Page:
Salt Lake County Mayor Ben McAdams pushes for efficiency, less confusion and partisanship
Jeffrey D. Allred, Deseret News
SALT LAKE CITY — Salt Lake County Mayor Ben McAdams focused his State of the County remarks Tuesday on efficiently delineating between the county’s responsibility to incorporated and unincorporated areas, garnering bipartisan cooperation and operating under a fiscally responsible budget.
McAdams, who took over as county mayor in early January, said the county needs to do a better job of helping residents — in both urban and rural areas — to understand where to turn for the county’s assistance.
“I will advance a consolidated public works system for the residents of our county," McAdams said. “What does that mean for the average resident? … It means less confusion for the citizen trying to find the right office to contact. It means staff working across floors, office buildings and zip codes to achieve a common goal.”
McAdams said county residents become frustrated when confusion over the jurisdiction of various county services leads to inefficiencies.
“What’s crazy is for a snow plow driver to plow a stretch of road, then literally lift up the plow blade at a stretch of road in someone else’s jurisdiction, and continue plowing on the other side.”
McAdams recently consolidated the rebranded Public Works and Regional Development department. The newly appointed head of that department, Russ Wall, said he agrees with the mayor’s trimming down processes, but said change will be difficult.
“Anytime you start build efficiency, there’s pushback,” Wall said. “It’s just human nature. That’s the biggest issue we’re going to face in trying to change things — a big organization like this doesn’t want to change.”
McAdams, a Democrat, also criticized partisanship, saying it gets in the way of everyday problem solving.
“A pothole (on a) street is not a Republican pothole or a Democratic pothole. It’s just something that needs to be fixed,” McAdams said. “I was elected into office with broad bipartisan support, and I intend to keep it that way.”
County Councilman Michael Jensen said the local economy will suffer if the county fails to maintain that tone of cooperation.
“We do have some economic growth now, it’s not huge amounts but at least it’s a positive movement,” Jensen said. “Our outlook looks pretty good. We just need to make sure we don’t lose focus and go willy nilly crazy spending. It’s not (McAdams’) personality to do that and it’s not the council’s personality collectively to do that."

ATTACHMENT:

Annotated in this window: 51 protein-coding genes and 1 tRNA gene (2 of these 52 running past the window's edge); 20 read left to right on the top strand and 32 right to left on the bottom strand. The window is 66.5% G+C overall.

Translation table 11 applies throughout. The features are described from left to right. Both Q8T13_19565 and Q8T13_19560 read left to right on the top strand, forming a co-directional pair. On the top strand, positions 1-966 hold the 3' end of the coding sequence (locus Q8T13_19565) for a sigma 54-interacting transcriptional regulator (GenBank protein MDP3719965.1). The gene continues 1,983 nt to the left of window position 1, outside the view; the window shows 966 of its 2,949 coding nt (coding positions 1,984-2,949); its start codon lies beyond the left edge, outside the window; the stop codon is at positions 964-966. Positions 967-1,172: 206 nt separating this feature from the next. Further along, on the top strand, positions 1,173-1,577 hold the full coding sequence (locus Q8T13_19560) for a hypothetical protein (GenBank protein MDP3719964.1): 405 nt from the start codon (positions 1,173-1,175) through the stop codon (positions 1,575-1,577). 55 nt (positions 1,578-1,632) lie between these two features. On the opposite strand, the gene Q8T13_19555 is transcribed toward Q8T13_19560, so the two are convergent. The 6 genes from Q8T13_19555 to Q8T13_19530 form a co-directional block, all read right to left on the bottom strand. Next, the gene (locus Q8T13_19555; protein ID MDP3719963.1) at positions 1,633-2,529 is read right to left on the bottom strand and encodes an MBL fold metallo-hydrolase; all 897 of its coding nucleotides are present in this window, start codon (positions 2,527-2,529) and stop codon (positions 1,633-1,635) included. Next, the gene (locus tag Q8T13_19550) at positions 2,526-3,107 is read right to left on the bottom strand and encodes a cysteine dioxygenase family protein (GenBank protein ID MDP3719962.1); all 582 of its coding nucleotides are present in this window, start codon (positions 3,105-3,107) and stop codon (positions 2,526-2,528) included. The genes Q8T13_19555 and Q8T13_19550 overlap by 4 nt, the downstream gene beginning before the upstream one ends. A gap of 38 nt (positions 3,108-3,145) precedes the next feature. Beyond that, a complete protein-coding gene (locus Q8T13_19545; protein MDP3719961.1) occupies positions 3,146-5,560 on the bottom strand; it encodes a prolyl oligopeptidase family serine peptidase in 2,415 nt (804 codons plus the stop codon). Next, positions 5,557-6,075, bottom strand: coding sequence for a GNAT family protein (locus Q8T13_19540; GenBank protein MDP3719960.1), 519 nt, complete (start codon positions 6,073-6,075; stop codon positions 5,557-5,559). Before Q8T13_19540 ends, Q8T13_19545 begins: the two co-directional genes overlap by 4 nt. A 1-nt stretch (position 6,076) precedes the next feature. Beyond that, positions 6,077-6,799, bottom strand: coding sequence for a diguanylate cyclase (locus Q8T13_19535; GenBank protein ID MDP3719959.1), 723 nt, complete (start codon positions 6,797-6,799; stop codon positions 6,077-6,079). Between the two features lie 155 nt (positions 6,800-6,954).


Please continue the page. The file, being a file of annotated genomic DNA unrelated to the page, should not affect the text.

McAdams did say that the recession caused residents' taxes to increase, but vowed that his administration will be as fiscally conservative as possible.
“The struggling economy of the past few years forced tough choices by county government leaders. After years of cutbacks, a tax increase was reluctantly adopted in December,” McAdams said. “My plan envisions a county government that is better, not bigger: one that is lean collaborative, affordable and accountable to the people who pay the bills.”
Jensen sounded cautiously optimistic that the County Council will be able to push through most of this year’s agenda without breaking the bank.
“The agenda is worthwhile, but the devil’s always in the details about some of these new projects,” Jensen said. “We’re supportive in general, but there’s a budget reality. So it’s that balancing act of being able to provide the best services but not killing our residents with taxes.”
McAdams said he would like to see an expansion of several after-school programs throughout the state. He’s also worried about children's long-term health and safety in Salt Lake County in light of the recent inversions and subsequent decreases in air quality.
“Today, our kids are sometimes kept inside because our air isn’t safe to breathe," McAdams said. “Our schools are expected to prepare our children to compete in a global economy with fewer and fewer resources to do so.”
McAdams also announced that the county plans to purchase land in Magna for a new regional park, but did not give out additional details about its anticipated size or function.
“We want Salt Lake County residents to be healthy,” McAdams said. “Spaces to walk, bike, run, and play help residents stay active and feel better.”
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